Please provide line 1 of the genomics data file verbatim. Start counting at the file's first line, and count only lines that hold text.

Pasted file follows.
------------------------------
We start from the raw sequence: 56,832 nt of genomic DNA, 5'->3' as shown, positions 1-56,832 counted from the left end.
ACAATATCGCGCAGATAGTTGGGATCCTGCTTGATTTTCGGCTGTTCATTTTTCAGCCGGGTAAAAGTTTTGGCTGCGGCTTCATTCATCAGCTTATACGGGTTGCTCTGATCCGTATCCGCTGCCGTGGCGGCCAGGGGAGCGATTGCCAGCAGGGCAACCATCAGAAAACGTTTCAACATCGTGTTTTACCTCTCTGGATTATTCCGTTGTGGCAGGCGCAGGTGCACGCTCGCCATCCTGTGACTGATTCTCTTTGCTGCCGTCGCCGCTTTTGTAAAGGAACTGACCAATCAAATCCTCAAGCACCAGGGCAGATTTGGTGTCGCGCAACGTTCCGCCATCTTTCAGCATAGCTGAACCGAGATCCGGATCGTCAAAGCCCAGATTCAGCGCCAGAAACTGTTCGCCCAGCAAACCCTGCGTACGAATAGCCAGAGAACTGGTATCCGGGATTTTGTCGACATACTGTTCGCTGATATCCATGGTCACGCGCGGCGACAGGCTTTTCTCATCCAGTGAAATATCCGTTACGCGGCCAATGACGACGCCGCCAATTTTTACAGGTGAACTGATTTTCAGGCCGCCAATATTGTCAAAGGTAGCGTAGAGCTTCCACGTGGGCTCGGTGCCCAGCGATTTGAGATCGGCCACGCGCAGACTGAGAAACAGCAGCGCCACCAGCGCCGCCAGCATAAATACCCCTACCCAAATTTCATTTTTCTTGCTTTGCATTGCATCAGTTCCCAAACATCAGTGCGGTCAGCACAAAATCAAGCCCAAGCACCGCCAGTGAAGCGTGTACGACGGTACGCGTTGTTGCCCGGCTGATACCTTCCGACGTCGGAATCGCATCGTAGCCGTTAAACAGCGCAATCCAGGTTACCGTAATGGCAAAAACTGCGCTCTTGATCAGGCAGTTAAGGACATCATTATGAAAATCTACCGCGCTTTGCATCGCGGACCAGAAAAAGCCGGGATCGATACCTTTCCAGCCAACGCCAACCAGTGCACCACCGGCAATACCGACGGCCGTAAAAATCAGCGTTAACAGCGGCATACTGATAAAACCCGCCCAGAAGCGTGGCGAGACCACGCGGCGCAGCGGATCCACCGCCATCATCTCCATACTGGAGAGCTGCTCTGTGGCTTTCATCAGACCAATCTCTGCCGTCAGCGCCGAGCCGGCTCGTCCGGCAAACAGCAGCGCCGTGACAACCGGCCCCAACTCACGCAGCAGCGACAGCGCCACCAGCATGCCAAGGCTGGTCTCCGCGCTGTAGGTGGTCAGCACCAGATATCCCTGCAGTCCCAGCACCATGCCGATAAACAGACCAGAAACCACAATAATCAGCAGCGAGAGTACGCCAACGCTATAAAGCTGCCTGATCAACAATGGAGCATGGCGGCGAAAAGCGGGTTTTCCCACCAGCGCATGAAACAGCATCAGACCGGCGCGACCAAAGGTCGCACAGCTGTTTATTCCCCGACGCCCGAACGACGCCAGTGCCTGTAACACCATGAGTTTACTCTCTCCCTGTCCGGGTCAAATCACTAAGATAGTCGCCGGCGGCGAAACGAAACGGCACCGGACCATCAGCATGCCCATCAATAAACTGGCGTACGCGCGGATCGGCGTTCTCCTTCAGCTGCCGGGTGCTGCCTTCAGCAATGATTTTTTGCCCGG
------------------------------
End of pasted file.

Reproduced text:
We start from the raw sequence: 56,832 nt of genomic DNA, 5'->3' as shown, positions 1-56,832 counted from the left end.